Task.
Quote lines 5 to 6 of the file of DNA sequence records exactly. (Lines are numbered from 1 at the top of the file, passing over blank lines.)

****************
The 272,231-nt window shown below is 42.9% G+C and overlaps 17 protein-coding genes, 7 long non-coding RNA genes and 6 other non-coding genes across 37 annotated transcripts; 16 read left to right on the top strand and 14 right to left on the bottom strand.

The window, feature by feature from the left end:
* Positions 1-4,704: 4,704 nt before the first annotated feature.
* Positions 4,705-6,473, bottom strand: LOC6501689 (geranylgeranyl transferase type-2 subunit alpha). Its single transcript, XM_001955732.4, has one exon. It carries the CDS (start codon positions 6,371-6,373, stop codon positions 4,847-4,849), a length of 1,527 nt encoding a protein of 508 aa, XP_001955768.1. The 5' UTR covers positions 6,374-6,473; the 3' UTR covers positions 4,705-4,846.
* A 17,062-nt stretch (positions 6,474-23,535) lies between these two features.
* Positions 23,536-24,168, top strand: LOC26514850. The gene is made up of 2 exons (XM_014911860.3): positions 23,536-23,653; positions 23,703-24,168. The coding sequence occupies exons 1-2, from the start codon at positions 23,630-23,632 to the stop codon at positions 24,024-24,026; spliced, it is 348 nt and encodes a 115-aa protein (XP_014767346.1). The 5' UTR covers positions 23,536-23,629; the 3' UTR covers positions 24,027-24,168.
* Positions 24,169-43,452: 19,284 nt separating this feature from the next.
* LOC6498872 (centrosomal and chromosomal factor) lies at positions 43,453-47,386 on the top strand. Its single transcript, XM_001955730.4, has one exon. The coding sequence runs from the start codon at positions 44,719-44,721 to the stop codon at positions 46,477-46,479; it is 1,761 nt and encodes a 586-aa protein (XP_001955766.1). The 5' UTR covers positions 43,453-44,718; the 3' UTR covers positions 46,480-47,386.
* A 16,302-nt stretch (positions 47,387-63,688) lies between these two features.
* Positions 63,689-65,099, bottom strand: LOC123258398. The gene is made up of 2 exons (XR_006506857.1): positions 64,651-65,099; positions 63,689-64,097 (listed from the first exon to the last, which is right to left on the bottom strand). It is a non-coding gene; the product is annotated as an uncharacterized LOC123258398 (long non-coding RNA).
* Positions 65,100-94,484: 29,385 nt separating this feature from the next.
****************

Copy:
* A 17,062-nt stretch (positions 6,474-23,535) lies between these two features.
* Positions 23,536-24,168, top strand: LOC26514850. The gene is made up of 2 exons (XM_014911860.3): positions 23,536-23,653; positions 23,703-24,168. The coding sequence occupies exons 1-2, from the start codon at positions 23,630-23,632 to the stop codon at positions 24,024-24,026; spliced, it is 348 nt and encodes a 115-aa protein (XP_014767346.1). The 5' UTR covers positions 23,536-23,629; the 3' UTR covers positions 24,027-24,168.